Documents of controversial times

I’m speaking today at Stanford Medicine X about what I’ve learned exploring the intersection between the Maker movement and health care (tune in at 4:25pm Pacific).

I posted a short version of my remarks on Medium, but I thought I’d post an image I was very happy to find to illustrate one theme: revolutions happen when people are connected not only to information, but also to each other. And that happens when people gain access to the means of production and distribution, as we saw in 1776, when Thomas Paine’s pamphlet, Common Sense, helped spark the American revolt against British rule.

Common Sense, a pamphlet by Thomas Paine (1776)

Common Sense, a pamphlet by Thomas Paine (1776)

Pamphlets can be printed cheaply, quickly, and in huge numbers. They can be transported in bulk and distributed to a wide audience. My favorite description of pamphlets is that they are “documents of controversial times.”

Here’s my question: What is the equivalent today? What are the means of production and distribution that are connecting people with information and with each other? Twitter, blogs — what else?

5 thoughts on “Documents of controversial times

  1. Great question. I agree with your choice of Twitter and Tweet Chats of course. I would include platforms that allow patients to share information and get support ( Smart Patients, Inspire , Cure Forward for example) . Each individual can then create and improve their health care experience.

  2. Great question. All good social media. Twitter and blons and attending events remotely as well as in person, plus connecting with likeminded souls through Facebook groups. There is a growing cornucopia of such groups focused on policy discussions in healthcare (Paying Till it Hurts), and on health conditions by gene variants, by harm from medical and dental devices, on heavy metals, fungi yeasts and mold, Lyme and coinfections, etc. LinkedIn also gathers people and ideas on professional topics.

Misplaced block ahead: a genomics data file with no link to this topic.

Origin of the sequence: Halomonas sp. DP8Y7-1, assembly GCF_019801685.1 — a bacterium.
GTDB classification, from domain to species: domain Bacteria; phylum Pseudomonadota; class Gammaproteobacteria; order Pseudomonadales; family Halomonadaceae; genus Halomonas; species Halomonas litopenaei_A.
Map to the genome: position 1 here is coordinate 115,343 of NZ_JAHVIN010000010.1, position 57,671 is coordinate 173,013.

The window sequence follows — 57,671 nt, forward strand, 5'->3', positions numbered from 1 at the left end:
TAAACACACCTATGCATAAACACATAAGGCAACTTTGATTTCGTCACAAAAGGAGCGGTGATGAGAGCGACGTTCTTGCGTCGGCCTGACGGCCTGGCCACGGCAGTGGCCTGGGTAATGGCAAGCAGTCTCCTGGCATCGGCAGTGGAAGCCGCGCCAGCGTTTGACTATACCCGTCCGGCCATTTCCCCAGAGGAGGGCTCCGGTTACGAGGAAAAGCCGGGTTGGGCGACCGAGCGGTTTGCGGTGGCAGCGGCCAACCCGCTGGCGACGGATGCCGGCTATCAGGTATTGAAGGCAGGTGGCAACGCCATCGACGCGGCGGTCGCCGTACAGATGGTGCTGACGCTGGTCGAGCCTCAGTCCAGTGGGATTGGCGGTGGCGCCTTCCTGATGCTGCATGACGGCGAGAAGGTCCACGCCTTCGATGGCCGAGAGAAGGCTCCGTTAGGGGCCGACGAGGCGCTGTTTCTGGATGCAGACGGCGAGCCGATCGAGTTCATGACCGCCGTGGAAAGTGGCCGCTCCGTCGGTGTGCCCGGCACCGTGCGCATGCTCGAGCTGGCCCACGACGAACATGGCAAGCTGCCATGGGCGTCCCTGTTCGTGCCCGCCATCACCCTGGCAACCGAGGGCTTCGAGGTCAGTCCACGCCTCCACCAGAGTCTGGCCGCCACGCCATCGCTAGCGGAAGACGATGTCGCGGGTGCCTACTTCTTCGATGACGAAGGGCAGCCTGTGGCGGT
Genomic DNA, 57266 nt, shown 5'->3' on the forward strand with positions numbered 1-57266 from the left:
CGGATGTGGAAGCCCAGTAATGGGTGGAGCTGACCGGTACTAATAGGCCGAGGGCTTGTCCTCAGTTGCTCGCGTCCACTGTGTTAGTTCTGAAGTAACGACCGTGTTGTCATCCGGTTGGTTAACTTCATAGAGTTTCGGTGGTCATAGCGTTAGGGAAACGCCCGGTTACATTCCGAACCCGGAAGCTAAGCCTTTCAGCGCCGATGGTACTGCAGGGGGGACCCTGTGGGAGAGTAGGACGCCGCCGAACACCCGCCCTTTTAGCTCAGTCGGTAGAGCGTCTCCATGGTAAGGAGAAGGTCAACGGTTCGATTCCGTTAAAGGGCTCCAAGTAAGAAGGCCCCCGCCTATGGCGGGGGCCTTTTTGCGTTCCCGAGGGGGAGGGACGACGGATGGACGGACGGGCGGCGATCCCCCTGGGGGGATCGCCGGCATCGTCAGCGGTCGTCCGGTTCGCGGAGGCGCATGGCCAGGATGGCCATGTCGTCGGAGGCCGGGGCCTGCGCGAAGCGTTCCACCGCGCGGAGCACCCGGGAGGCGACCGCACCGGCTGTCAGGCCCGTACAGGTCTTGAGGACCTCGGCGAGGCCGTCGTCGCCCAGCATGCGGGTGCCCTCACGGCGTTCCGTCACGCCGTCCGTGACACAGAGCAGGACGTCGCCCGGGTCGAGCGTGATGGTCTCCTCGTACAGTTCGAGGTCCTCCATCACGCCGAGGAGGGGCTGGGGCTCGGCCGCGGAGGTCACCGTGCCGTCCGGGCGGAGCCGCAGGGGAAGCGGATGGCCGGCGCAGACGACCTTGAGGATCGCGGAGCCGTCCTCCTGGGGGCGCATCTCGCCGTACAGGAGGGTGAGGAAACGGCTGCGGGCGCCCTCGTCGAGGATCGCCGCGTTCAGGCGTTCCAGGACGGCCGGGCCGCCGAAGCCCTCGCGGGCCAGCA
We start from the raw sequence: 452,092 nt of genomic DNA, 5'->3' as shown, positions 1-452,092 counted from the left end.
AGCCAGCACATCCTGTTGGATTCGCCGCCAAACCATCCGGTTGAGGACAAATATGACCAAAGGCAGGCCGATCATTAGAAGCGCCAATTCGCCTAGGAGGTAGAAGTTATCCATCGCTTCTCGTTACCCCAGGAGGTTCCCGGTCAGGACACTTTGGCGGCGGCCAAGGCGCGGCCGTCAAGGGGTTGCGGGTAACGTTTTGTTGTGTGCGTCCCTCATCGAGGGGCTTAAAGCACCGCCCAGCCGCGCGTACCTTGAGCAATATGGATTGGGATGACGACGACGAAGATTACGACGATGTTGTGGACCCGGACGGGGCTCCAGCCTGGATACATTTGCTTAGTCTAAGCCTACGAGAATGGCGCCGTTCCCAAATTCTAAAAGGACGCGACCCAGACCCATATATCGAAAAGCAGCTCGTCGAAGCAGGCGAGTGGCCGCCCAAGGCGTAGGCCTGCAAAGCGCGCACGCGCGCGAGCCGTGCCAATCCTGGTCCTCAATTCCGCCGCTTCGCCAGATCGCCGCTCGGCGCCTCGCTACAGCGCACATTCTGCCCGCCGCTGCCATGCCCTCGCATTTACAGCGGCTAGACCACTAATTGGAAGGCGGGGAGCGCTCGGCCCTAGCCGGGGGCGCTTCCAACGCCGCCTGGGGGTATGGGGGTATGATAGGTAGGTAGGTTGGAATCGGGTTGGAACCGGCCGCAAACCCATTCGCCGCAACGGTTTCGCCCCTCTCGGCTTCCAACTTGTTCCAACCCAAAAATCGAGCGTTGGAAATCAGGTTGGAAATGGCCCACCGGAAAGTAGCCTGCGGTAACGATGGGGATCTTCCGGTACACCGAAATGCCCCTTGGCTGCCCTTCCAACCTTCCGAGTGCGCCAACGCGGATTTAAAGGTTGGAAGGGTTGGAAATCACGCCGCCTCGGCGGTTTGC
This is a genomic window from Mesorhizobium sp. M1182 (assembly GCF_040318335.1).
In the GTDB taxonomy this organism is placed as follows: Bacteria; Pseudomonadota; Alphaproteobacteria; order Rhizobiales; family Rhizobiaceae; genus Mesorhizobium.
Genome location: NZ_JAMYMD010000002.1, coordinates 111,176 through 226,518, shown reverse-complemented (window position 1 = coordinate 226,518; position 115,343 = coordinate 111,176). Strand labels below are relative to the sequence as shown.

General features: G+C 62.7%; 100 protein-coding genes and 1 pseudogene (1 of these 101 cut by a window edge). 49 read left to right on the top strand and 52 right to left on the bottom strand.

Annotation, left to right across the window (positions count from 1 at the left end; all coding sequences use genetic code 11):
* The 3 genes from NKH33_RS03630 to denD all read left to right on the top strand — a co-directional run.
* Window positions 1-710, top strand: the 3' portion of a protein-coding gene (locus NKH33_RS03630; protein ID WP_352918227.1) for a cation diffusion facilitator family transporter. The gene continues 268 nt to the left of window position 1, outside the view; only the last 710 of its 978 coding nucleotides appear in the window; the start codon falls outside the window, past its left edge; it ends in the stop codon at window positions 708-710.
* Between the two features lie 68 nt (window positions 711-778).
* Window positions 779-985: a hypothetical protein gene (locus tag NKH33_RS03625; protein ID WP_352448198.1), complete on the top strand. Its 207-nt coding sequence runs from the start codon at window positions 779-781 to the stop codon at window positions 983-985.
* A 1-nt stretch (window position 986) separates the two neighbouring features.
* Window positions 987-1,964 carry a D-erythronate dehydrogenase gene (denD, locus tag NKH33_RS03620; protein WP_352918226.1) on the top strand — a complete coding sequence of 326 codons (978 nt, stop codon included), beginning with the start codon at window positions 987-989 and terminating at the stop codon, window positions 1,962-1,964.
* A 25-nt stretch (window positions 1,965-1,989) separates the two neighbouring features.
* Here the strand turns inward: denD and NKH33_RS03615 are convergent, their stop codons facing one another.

3. Yes, yes, yes to “means of production.” See Doc Tom’s revolution triangle slides from 1995(!), in which health-and-care is turned on its head by the information revolution.

    Having watched this now for 8 years, I have a new view of such things, tracing back to Gutenberg of course, and forward to now and beyond.

    The underlying technical / functional issue here is liquidity of the flow of information and ideas. Pamphlets let new ideas spread, to the point where I’d say pamphlets enable the creation (or emergence) of controversial times. (My #HCLDR tweetchat next Tuesday is about emergence.)

    But I’ll also point out that pamphlets are “idea-spread 1.0” – read-only. What we’re doing right here is idea-spread 2.0: a read-write movement, in which we get to talk back … to change what’s been drafted on the whiteboard.

    For several years I’ve increasingly felt the e-patient movement is reaching the stage where there’s going to be open controversy, as always happens when a movement gets traction: “You’re doing it wrong!” “You’re too radical!” “You’re not radical enough!” “That was MY idea!” “I thought of it first!” etc. In my lifetime we’ve seen it in the civil rights movement and the women’s movement.

    When people disagree about priorities and issues, it means each has internalized the ideas (the ideas have become part of who they are), and inevitably different points of view emerge. This gets rough sometimes but it’s necessary and a sign of real progress.

    Controversial times indeed. New implications from emerging ideas.

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